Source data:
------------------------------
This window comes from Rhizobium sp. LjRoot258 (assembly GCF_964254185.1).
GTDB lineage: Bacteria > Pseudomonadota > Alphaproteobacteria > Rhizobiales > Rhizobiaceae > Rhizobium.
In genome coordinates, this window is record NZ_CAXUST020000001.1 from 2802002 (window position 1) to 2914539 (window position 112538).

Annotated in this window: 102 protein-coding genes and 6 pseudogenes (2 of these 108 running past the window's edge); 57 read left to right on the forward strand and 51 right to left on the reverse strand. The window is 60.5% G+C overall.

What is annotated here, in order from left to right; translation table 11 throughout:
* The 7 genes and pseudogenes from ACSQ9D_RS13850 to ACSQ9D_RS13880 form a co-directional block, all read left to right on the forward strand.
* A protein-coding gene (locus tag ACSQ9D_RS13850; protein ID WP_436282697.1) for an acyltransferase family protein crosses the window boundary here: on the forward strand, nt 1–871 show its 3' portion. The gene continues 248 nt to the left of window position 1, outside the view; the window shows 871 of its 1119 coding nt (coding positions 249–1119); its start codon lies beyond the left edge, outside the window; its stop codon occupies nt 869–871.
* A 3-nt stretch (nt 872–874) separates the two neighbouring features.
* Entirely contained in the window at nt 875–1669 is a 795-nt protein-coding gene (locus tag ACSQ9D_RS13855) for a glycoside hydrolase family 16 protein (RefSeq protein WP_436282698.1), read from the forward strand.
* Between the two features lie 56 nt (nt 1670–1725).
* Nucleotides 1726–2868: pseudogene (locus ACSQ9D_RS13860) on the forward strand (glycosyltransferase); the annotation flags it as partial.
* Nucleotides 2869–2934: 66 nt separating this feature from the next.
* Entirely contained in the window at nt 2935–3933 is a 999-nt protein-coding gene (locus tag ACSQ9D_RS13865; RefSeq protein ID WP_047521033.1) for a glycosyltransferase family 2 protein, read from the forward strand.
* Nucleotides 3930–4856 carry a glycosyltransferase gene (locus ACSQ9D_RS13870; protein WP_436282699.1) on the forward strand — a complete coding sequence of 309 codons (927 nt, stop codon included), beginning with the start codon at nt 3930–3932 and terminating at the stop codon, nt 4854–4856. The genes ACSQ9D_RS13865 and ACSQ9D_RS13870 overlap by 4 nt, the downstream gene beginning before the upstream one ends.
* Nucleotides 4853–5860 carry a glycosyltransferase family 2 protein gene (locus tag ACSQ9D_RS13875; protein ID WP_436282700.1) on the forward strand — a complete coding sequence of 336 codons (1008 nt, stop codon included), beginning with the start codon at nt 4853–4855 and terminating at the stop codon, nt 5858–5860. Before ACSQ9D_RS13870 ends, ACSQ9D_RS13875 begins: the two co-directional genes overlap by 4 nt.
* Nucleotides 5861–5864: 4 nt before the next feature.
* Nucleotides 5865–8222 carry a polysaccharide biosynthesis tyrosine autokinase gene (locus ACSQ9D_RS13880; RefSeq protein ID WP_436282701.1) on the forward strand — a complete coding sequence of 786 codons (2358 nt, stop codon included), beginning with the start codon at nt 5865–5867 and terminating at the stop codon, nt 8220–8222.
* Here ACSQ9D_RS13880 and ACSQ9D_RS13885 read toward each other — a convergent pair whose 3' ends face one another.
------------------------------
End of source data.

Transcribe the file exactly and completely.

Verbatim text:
This window comes from Rhizobium sp. LjRoot258 (assembly GCF_964254185.1).
GTDB lineage: Bacteria > Pseudomonadota > Alphaproteobacteria > Rhizobiales > Rhizobiaceae > Rhizobium.
In genome coordinates, this window is record NZ_CAXUST020000001.1 from 2802002 (window position 1) to 2914539 (window position 112538).

Annotated in this window: 102 protein-coding genes and 6 pseudogenes (2 of these 108 running past the window's edge); 57 read left to right on the forward strand and 51 right to left on the reverse strand. The window is 60.5% G+C overall.

What is annotated here, in order from left to right; translation table 11 throughout:
* The 7 genes and pseudogenes from ACSQ9D_RS13850 to ACSQ9D_RS13880 form a co-directional block, all read left to right on the forward strand.
* A protein-coding gene (locus tag ACSQ9D_RS13850; protein ID WP_436282697.1) for an acyltransferase family protein crosses the window boundary here: on the forward strand, nt 1–871 show its 3' portion. The gene continues 248 nt to the left of window position 1, outside the view; the window shows 871 of its 1119 coding nt (coding positions 249–1119); its start codon lies beyond the left edge, outside the window; its stop codon occupies nt 869–871.
* A 3-nt stretch (nt 872–874) separates the two neighbouring features.
* Entirely contained in the window at nt 875–1669 is a 795-nt protein-coding gene (locus tag ACSQ9D_RS13855) for a glycoside hydrolase family 16 protein (RefSeq protein WP_436282698.1), read from the forward strand.
* Between the two features lie 56 nt (nt 1670–1725).
* Nucleotides 1726–2868: pseudogene (locus ACSQ9D_RS13860) on the forward strand (glycosyltransferase); the annotation flags it as partial.
* Nucleotides 2869–2934: 66 nt separating this feature from the next.
* Entirely contained in the window at nt 2935–3933 is a 999-nt protein-coding gene (locus tag ACSQ9D_RS13865; RefSeq protein ID WP_047521033.1) for a glycosyltransferase family 2 protein, read from the forward strand.
* Nucleotides 3930–4856 carry a glycosyltransferase gene (locus ACSQ9D_RS13870; protein WP_436282699.1) on the forward strand — a complete coding sequence of 309 codons (927 nt, stop codon included), beginning with the start codon at nt 3930–3932 and terminating at the stop codon, nt 4854–4856. The genes ACSQ9D_RS13865 and ACSQ9D_RS13870 overlap by 4 nt, the downstream gene beginning before the upstream one ends.
* Nucleotides 4853–5860 carry a glycosyltransferase family 2 protein gene (locus tag ACSQ9D_RS13875; protein ID WP_436282700.1) on the forward strand — a complete coding sequence of 336 codons (1008 nt, stop codon included), beginning with the start codon at nt 4853–4855 and terminating at the stop codon, nt 5858–5860. Before ACSQ9D_RS13870 ends, ACSQ9D_RS13875 begins: the two co-directional genes overlap by 4 nt.
* Nucleotides 5861–5864: 4 nt before the next feature.
* Nucleotides 5865–8222 carry a polysaccharide biosynthesis tyrosine autokinase gene (locus ACSQ9D_RS13880; RefSeq protein ID WP_436282701.1) on the forward strand — a complete coding sequence of 786 codons (2358 nt, stop codon included), beginning with the start codon at nt 5865–5867 and terminating at the stop codon, nt 8220–8222.
* Here ACSQ9D_RS13880 and ACSQ9D_RS13885 read toward each other — a convergent pair whose 3' ends face one another.